Retrospective of Greatness

A Self-Made Hero

France | 1996

Jacques Audiard


Jacques Audiard

Jacques Audiard,
Alain Le Henry

Director of photography:
Jean-Marc Fabre

Film Editing:
Juliette Welfling

Patrick Godeau

Production Company:

Mathieu Kassovitz,
Anouk Grinberg,
Sandrine Kiberlain



In the final months of the Second World War, war that he had not fought, a man decides to become a hero. Or rather to impersonate a hero. He invents a better, richer and more admirable life than the one he led. He becomes a virtuoso liar and, via omissions and allusions, builds up a remarkable character. This man, who had nothing, will get everything: honours, admiration, friendship, power, love… but for how long?

Audiard 7

Director's Biography

Jacques Audiard

Jacques Audiard was born in Paris in 1952, to a family of film workers. His father, Michel Audiard, was a popular writer and director, and his uncle worked as a producer. At first, Jacques Audiard did not want to be part of the film world, and studied literature and philosophy at the Sorbonne. One of his first experiences in film was working as assistant editor on Roman Polanski’s film The Tenant (1976). He simultaneously worked on adapting contemporary French novels for theatre and film.

He wrote the script for Georges Lautner’s The Professional (1982) together with his father. Both The Professional and the script he wrote for Deadly Circuit – Claude Miller’s noted thriller – began as adaptations.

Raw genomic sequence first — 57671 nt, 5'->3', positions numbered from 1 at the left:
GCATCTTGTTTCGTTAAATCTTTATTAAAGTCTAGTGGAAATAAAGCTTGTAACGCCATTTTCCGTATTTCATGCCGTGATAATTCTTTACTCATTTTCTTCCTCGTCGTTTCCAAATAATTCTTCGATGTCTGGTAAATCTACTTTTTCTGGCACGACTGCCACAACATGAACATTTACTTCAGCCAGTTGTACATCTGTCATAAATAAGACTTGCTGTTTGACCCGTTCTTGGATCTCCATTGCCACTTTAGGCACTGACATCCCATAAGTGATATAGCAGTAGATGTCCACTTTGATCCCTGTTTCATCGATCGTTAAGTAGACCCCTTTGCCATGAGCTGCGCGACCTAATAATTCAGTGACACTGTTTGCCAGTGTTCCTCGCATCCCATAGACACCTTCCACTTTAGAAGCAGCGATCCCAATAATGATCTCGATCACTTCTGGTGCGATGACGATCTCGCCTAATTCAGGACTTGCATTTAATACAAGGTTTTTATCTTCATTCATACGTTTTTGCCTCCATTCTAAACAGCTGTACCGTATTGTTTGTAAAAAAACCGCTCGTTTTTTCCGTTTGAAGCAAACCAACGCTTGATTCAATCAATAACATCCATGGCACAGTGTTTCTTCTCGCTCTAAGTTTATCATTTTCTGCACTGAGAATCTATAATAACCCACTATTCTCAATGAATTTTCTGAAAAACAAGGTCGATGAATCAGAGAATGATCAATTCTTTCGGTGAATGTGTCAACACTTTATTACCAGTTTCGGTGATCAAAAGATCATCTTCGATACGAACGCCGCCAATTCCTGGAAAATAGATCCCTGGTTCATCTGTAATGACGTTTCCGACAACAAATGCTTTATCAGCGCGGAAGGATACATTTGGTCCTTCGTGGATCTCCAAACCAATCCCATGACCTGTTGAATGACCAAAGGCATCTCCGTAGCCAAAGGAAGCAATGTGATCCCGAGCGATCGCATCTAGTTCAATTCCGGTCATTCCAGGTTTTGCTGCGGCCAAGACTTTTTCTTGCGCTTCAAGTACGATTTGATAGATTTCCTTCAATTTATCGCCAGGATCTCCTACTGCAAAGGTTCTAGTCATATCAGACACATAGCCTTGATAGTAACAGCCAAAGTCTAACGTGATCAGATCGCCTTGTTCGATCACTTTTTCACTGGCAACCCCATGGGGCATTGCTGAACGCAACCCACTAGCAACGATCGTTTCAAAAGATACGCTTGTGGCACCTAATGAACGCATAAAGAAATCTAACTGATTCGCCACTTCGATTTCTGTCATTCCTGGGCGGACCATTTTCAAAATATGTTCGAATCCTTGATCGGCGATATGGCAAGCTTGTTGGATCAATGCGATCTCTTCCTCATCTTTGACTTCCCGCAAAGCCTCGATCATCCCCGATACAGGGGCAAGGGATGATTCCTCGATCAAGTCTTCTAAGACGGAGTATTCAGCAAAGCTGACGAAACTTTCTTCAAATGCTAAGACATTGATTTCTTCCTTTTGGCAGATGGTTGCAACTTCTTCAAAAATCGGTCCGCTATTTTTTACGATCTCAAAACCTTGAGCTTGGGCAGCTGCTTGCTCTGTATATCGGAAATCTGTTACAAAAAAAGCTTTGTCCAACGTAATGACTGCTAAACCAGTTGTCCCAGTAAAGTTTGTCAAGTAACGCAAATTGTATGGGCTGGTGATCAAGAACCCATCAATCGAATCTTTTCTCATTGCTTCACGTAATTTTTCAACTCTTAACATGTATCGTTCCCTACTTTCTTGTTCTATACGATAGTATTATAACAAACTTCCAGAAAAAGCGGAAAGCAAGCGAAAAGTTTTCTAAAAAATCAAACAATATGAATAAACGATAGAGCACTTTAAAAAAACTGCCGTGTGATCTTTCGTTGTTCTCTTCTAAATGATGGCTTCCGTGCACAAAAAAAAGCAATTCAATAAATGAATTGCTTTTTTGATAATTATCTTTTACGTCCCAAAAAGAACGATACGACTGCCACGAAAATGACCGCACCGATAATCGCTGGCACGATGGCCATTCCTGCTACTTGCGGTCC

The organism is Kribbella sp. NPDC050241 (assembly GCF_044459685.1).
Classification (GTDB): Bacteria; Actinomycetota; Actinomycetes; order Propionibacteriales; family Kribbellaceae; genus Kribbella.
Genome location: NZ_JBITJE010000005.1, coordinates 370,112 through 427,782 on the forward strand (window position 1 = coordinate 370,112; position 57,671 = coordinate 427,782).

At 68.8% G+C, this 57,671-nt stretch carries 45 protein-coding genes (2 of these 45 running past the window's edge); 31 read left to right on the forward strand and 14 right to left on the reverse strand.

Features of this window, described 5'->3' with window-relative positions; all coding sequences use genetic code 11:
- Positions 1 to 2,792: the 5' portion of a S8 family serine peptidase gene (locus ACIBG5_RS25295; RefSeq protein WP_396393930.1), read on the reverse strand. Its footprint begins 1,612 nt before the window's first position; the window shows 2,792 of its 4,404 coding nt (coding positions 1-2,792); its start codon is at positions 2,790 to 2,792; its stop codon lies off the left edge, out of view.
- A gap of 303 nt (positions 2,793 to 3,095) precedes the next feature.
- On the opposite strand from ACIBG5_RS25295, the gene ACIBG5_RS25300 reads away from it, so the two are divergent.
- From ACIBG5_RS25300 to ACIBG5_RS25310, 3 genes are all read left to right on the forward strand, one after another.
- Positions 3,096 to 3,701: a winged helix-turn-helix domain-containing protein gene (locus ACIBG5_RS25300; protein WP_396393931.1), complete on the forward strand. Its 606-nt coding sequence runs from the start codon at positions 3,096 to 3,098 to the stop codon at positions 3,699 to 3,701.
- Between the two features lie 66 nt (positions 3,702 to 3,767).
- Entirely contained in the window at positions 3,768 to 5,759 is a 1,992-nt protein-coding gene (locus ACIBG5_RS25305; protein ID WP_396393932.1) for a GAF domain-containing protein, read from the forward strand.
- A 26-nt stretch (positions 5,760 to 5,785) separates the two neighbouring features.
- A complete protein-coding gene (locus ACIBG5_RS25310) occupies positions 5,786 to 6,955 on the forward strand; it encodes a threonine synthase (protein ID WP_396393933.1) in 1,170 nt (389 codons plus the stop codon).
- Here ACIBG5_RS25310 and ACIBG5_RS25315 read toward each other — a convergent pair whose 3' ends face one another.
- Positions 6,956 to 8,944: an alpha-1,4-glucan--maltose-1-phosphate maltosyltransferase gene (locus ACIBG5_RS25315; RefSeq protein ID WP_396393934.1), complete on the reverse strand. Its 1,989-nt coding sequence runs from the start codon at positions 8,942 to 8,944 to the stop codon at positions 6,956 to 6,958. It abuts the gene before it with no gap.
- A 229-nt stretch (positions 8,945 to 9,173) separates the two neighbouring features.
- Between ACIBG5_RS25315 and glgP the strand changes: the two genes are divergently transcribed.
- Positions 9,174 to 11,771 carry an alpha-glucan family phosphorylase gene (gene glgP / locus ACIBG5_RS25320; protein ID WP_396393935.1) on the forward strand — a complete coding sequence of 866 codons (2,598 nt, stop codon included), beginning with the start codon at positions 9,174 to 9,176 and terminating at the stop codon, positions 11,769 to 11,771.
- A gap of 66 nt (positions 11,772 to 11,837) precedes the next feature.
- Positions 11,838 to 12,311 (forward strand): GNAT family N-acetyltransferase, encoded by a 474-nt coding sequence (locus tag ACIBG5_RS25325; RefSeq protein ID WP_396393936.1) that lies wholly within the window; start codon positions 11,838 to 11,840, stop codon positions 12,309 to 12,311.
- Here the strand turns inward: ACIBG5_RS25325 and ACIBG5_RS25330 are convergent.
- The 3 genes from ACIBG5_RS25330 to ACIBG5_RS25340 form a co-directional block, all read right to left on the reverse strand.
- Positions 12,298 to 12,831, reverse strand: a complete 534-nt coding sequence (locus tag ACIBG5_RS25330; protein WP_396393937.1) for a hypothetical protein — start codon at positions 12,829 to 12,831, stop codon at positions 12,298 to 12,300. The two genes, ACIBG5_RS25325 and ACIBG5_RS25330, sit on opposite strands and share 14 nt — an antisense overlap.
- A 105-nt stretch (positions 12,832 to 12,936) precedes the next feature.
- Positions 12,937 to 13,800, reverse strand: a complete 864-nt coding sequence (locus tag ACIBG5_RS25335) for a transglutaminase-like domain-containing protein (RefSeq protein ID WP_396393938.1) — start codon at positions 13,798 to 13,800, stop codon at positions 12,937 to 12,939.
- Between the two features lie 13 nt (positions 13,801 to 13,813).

He made his directorial debut with See How They Fall (1994) Mathieu Kassovitz Jean-Lous Trintignant and Jean Yanne star in this combination of a road movie and film noir, which won three César Awards, including the award for Best First Work.

Kassovitz and Trintignant also played the lead role in Jacques Audiard’s second film. A Self-Made Hero (1996) is a provocative examination of the myth about De Gaulle and the French resistance during the Nazi Occupation. This movie won Audiard the award for best screenplay at the Cannes Film Festival. Read My Lips (1998) focuses of the problems of a deaf-mute woman and a former convict and talks about loneliness and self-effacement in society. The movie won three César Awards: Best Screenplay, Best Actress (Emmanuelle Devos), and Best Sound.

Jacques Audiard’s next movie The Beat That My Heart Skipped (2005) is a remake of James Toback’s Fingers (1978.) The protagonist of the movie is a young man torn between two worlds: the world of music that his mother belongs to and shady business that his father belongs to. The movie received César Awards in eight categories, including Best Film, Best Director, Best Adapted Screenplay, and Best Cinematography, as well as many other international awards.

His movie, A Prophet (2009), which follows the rise of a young, illiterate Arab in a harsh prison environment, won the César Award in nine categories, the Grand Prize of the Jury at the Cannes Film Festival, and numerous other prestigious international awards. In the words of the director, this prison movie was not intended to be a social critique, but an “attempt to make iconic representations in cinema for the people who do not already have such representations, for French Arabs.”

Audiard’s next movie, Rust and Bone (2012), about a love affair between a single father and a woman who trains killer whales, avoids all genre stereotypes and delivers a story free of moral judgments on the unusual decisions of his protagonists.

Jacques Audiard’s latest movie, Dheepan (2015), was awarded the Palme d’Or at last year’s Cannes Film Festival.